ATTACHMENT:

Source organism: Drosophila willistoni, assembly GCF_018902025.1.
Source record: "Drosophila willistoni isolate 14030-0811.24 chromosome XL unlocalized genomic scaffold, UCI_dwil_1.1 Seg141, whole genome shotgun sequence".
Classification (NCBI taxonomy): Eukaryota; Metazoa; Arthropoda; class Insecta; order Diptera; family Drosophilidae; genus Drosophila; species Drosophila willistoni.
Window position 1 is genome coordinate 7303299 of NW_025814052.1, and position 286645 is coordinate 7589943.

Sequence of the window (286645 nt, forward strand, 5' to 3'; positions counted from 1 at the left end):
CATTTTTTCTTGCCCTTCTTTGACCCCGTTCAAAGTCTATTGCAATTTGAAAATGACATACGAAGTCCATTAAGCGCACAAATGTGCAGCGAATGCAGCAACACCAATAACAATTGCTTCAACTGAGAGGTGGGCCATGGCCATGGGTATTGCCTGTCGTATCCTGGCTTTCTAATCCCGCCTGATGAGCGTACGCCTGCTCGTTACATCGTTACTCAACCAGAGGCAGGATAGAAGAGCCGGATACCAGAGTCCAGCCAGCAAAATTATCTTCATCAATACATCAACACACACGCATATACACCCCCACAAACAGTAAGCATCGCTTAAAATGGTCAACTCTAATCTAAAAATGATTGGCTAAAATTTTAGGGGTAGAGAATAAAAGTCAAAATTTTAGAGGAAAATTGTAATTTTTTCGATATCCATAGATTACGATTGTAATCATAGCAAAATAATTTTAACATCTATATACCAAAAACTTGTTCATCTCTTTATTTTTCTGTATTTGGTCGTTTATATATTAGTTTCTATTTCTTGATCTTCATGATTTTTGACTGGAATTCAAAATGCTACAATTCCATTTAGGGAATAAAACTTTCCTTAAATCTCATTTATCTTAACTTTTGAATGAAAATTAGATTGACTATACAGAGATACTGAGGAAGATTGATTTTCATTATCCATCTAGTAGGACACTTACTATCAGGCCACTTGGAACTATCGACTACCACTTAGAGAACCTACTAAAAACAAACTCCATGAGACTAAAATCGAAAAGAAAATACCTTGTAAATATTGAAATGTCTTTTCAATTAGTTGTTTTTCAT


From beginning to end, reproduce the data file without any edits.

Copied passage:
Source organism: Drosophila willistoni, assembly GCF_018902025.1.
Source record: "Drosophila willistoni isolate 14030-0811.24 chromosome XL unlocalized genomic scaffold, UCI_dwil_1.1 Seg141, whole genome shotgun sequence".
Classification (NCBI taxonomy): Eukaryota; Metazoa; Arthropoda; class Insecta; order Diptera; family Drosophilidae; genus Drosophila; species Drosophila willistoni.
Window position 1 is genome coordinate 7303299 of NW_025814052.1, and position 286645 is coordinate 7589943.

Sequence of the window (286645 nt, forward strand, 5' to 3'; positions counted from 1 at the left end):
CATTTTTTCTTGCCCTTCTTTGACCCCGTTCAAAGTCTATTGCAATTTGAAAATGACATACGAAGTCCATTAAGCGCACAAATGTGCAGCGAATGCAGCAACACCAATAACAATTGCTTCAACTGAGAGGTGGGCCATGGCCATGGGTATTGCCTGTCGTATCCTGGCTTTCTAATCCCGCCTGATGAGCGTACGCCTGCTCGTTACATCGTTACTCAACCAGAGGCAGGATAGAAGAGCCGGATACCAGAGTCCAGCCAGCAAAATTATCTTCATCAATACATCAACACACACGCATATACACCCCCACAAACAGTAAGCATCGCTTAAAATGGTCAACTCTAATCTAAAAATGATTGGCTAAAATTTTAGGGGTAGAGAATAAAAGTCAAAATTTTAGAGGAAAATTGTAATTTTTTCGATATCCATAGATTACGATTGTAATCATAGCAAAATAATTTTAACATCTATATACCAAAAACTTGTTCATCTCTTTATTTTTCTGTATTTGGTCGTTTATATATTAGTTTCTATTTCTTGATCTTCATGATTTTTGACTGGAATTCAAAATGCTACAATTCCATTTAGGGAATAAAACTTTCCTTAAATCTCATTTATCTTAACTTTTGAATGAAAATTAGATTGACTATACAGAGATACTGAGGAAGATTGATTTTCATTATCCATCTAGTAGGACACTTACTATCAGGCCACTTGGAACTATCGACTACCACTTAGAGAACCTACTAAAAACAAACTCCATGAGACTAAAATCGAAAAGAAAATACCTTGTAAATATTGAAATGTCTTTTCAATTAGTTGTTTTTCAT